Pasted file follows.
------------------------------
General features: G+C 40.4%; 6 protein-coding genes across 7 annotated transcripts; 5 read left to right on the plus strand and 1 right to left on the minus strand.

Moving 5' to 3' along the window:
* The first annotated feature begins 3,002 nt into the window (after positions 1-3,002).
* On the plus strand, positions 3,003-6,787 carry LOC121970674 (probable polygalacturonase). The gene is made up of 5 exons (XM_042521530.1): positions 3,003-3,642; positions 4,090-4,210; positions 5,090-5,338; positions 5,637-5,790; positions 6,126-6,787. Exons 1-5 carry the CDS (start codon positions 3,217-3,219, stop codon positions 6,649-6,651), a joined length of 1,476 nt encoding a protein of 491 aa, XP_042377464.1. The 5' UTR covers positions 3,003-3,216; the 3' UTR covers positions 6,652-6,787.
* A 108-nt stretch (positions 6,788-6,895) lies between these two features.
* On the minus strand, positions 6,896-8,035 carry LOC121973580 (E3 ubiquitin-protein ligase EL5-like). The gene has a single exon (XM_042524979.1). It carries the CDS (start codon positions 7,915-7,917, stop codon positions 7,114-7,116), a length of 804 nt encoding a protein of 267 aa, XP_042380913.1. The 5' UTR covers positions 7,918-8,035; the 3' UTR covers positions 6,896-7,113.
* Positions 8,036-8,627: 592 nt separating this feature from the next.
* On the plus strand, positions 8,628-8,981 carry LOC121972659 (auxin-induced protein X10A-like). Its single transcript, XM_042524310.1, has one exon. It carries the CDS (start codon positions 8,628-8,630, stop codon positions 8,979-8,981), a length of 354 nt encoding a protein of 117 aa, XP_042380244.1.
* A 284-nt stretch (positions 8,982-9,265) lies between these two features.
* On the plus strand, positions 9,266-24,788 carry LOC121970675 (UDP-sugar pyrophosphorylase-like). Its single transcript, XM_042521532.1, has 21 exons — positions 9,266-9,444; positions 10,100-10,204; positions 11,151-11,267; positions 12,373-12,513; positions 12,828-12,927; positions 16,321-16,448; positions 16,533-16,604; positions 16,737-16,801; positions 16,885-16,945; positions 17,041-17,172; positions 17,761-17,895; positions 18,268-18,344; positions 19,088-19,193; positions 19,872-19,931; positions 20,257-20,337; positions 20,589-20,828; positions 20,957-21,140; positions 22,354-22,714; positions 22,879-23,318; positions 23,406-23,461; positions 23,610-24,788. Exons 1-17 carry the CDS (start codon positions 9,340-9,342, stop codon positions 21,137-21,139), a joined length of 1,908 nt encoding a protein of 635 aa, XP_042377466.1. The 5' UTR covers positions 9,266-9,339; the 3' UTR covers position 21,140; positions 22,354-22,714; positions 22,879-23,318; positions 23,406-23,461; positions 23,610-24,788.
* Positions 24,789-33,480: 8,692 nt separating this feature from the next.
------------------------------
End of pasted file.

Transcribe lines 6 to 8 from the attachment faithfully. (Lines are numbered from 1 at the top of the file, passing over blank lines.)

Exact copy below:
* On the minus strand, positions 6,896-8,035 carry LOC121973580 (E3 ubiquitin-protein ligase EL5-like). The gene has a single exon (XM_042524979.1). It carries the CDS (start codon positions 7,915-7,917, stop codon positions 7,114-7,116), a length of 804 nt encoding a protein of 267 aa, XP_042380913.1. The 5' UTR covers positions 7,918-8,035; the 3' UTR covers positions 6,896-7,113.
* Positions 8,036-8,627: 592 nt separating this feature from the next.
* On the plus strand, positions 8,628-8,981 carry LOC121972659 (auxin-induced protein X10A-like). Its single transcript, XM_042524310.1, has one exon. It carries the CDS (start codon positions 8,628-8,630, stop codon positions 8,979-8,981), a length of 354 nt encoding a protein of 117 aa, XP_042380244.1.